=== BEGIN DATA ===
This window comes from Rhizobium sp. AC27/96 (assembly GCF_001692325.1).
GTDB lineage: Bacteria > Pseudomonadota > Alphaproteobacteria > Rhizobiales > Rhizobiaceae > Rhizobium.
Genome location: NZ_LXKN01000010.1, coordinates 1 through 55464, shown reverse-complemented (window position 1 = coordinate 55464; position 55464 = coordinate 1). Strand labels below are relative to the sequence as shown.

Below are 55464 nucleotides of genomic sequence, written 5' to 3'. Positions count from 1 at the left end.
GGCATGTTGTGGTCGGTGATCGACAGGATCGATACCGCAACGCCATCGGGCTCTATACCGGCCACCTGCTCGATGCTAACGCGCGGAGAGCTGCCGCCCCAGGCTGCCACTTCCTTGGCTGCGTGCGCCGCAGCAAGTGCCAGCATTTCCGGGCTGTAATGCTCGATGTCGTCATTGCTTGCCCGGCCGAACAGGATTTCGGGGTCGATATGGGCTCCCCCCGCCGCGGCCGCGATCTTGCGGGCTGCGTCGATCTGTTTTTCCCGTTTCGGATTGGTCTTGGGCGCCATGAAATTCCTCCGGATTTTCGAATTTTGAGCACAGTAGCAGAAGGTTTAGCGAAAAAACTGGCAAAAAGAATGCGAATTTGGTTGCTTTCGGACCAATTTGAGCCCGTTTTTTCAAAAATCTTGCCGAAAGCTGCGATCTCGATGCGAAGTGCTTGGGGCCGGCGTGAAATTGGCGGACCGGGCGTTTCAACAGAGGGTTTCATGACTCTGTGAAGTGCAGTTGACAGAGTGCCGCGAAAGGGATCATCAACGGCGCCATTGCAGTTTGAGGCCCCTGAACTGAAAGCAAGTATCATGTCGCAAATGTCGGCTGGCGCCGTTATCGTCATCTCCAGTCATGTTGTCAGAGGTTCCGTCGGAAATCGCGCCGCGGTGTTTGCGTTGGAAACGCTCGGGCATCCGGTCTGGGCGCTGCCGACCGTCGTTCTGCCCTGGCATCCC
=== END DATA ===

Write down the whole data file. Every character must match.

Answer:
This window comes from Rhizobium sp. AC27/96 (assembly GCF_001692325.1).
GTDB lineage: Bacteria > Pseudomonadota > Alphaproteobacteria > Rhizobiales > Rhizobiaceae > Rhizobium.
Genome location: NZ_LXKN01000010.1, coordinates 1 through 55464, shown reverse-complemented (window position 1 = coordinate 55464; position 55464 = coordinate 1). Strand labels below are relative to the sequence as shown.

Below are 55464 nucleotides of genomic sequence, written 5' to 3'. Positions count from 1 at the left end.
GGCATGTTGTGGTCGGTGATCGACAGGATCGATACCGCAACGCCATCGGGCTCTATACCGGCCACCTGCTCGATGCTAACGCGCGGAGAGCTGCCGCCCCAGGCTGCCACTTCCTTGGCTGCGTGCGCCGCAGCAAGTGCCAGCATTTCCGGGCTGTAATGCTCGATGTCGTCATTGCTTGCCCGGCCGAACAGGATTTCGGGGTCGATATGGGCTCCCCCCGCCGCGGCCGCGATCTTGCGGGCTGCGTCGATCTGTTTTTCCCGTTTCGGATTGGTCTTGGGCGCCATGAAATTCCTCCGGATTTTCGAATTTTGAGCACAGTAGCAGAAGGTTTAGCGAAAAAACTGGCAAAAAGAATGCGAATTTGGTTGCTTTCGGACCAATTTGAGCCCGTTTTTTCAAAAATCTTGCCGAAAGCTGCGATCTCGATGCGAAGTGCTTGGGGCCGGCGTGAAATTGGCGGACCGGGCGTTTCAACAGAGGGTTTCATGACTCTGTGAAGTGCAGTTGACAGAGTGCCGCGAAAGGGATCATCAACGGCGCCATTGCAGTTTGAGGCCCCTGAACTGAAAGCAAGTATCATGTCGCAAATGTCGGCTGGCGCCGTTATCGTCATCTCCAGTCATGTTGTCAGAGGTTCCGTCGGAAATCGCGCCGCGGTGTTTGCGTTGGAAACGCTCGGGCATCCGGTCTGGGCGCTGCCGACCGTCGTTCTGCCCTGGCATCCC